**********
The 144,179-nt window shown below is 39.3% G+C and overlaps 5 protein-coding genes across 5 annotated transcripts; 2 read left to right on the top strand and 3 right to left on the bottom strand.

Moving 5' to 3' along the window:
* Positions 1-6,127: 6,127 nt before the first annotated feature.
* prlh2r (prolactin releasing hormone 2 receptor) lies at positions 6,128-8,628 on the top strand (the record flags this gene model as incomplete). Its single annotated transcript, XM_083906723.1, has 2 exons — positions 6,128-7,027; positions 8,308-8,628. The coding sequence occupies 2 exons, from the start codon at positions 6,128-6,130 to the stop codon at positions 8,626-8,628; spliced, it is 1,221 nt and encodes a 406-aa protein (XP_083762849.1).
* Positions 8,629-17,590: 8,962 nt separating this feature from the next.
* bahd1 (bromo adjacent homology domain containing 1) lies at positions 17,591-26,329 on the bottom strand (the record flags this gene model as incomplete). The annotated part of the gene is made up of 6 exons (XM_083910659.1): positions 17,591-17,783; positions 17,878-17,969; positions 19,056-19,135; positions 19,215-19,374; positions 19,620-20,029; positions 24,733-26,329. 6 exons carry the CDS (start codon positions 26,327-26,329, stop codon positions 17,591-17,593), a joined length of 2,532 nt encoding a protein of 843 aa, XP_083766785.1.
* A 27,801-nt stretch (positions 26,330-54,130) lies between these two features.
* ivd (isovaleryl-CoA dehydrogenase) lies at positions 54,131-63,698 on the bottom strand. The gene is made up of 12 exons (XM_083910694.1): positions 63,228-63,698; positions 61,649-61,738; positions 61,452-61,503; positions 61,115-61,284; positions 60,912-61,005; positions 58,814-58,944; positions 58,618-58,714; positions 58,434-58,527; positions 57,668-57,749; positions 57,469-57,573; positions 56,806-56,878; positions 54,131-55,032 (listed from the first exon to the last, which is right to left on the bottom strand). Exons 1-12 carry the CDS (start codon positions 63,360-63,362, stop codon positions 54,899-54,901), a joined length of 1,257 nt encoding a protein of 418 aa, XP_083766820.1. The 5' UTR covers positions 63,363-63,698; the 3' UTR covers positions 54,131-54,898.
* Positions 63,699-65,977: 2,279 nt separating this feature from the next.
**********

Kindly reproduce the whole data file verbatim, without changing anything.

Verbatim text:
The 144,179-nt window shown below is 39.3% G+C and overlaps 5 protein-coding genes across 5 annotated transcripts; 2 read left to right on the top strand and 3 right to left on the bottom strand.

Moving 5' to 3' along the window:
* Positions 1-6,127: 6,127 nt before the first annotated feature.
* prlh2r (prolactin releasing hormone 2 receptor) lies at positions 6,128-8,628 on the top strand (the record flags this gene model as incomplete). Its single annotated transcript, XM_083906723.1, has 2 exons — positions 6,128-7,027; positions 8,308-8,628. The coding sequence occupies 2 exons, from the start codon at positions 6,128-6,130 to the stop codon at positions 8,626-8,628; spliced, it is 1,221 nt and encodes a 406-aa protein (XP_083762849.1).
* Positions 8,629-17,590: 8,962 nt separating this feature from the next.
* bahd1 (bromo adjacent homology domain containing 1) lies at positions 17,591-26,329 on the bottom strand (the record flags this gene model as incomplete). The annotated part of the gene is made up of 6 exons (XM_083910659.1): positions 17,591-17,783; positions 17,878-17,969; positions 19,056-19,135; positions 19,215-19,374; positions 19,620-20,029; positions 24,733-26,329. 6 exons carry the CDS (start codon positions 26,327-26,329, stop codon positions 17,591-17,593), a joined length of 2,532 nt encoding a protein of 843 aa, XP_083766785.1.
* A 27,801-nt stretch (positions 26,330-54,130) lies between these two features.
* ivd (isovaleryl-CoA dehydrogenase) lies at positions 54,131-63,698 on the bottom strand. The gene is made up of 12 exons (XM_083910694.1): positions 63,228-63,698; positions 61,649-61,738; positions 61,452-61,503; positions 61,115-61,284; positions 60,912-61,005; positions 58,814-58,944; positions 58,618-58,714; positions 58,434-58,527; positions 57,668-57,749; positions 57,469-57,573; positions 56,806-56,878; positions 54,131-55,032 (listed from the first exon to the last, which is right to left on the bottom strand). Exons 1-12 carry the CDS (start codon positions 63,360-63,362, stop codon positions 54,899-54,901), a joined length of 1,257 nt encoding a protein of 418 aa, XP_083766820.1. The 5' UTR covers positions 63,363-63,698; the 3' UTR covers positions 54,131-54,898.
* Positions 63,699-65,977: 2,279 nt separating this feature from the next.